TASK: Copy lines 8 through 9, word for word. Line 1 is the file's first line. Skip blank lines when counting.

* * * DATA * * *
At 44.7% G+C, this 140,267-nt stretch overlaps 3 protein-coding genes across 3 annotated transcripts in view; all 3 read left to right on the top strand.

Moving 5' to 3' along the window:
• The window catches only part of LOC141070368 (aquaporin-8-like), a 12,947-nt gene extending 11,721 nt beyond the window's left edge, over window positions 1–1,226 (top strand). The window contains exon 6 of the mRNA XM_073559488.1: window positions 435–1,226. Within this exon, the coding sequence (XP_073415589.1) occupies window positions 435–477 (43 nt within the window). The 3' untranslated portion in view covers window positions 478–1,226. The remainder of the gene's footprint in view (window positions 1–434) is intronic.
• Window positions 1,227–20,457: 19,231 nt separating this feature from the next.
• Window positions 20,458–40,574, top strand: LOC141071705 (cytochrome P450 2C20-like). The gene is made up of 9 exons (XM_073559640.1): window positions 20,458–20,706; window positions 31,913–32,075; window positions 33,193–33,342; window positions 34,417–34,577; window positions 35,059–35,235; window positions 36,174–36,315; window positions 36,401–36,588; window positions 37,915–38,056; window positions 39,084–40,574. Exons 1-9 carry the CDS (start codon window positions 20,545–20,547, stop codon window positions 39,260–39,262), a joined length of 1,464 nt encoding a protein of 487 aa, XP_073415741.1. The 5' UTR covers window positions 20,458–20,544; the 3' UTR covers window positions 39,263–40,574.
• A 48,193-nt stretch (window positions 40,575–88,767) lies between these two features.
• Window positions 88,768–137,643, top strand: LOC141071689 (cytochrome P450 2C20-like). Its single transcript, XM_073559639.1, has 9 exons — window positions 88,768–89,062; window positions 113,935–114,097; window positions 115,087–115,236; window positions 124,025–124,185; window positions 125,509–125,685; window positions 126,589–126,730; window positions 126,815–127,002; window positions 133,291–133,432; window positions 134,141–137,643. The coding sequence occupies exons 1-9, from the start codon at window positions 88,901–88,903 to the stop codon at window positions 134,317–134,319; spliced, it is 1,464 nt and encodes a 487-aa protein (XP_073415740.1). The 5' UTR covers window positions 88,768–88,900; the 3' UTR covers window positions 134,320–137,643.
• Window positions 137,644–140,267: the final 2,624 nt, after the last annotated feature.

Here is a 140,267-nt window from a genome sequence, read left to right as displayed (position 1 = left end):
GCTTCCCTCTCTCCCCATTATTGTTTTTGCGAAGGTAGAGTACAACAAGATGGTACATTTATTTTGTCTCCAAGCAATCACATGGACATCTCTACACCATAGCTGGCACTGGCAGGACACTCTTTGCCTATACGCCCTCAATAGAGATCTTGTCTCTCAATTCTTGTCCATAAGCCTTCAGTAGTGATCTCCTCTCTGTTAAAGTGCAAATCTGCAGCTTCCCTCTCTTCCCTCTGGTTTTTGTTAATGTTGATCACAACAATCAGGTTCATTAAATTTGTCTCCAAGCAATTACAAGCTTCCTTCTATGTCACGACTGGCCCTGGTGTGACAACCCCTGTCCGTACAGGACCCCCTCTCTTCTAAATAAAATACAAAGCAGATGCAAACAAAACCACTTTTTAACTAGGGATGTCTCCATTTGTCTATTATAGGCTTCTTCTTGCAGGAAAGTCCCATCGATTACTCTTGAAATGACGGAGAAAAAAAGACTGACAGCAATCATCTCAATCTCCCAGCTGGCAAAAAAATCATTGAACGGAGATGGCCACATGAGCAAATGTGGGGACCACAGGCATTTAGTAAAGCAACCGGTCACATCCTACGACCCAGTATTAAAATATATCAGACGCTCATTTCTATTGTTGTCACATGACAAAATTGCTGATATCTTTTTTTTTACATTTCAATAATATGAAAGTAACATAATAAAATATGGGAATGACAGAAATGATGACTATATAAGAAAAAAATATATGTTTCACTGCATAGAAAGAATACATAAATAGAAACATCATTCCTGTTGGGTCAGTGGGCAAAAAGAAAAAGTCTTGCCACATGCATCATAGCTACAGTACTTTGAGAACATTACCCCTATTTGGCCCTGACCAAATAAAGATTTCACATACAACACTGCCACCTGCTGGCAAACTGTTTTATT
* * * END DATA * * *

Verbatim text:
• Window positions 137,644–140,267: the final 2,624 nt, after the last annotated feature.

Here is a 140,267-nt window from a genome sequence, read left to right as displayed (position 1 = left end):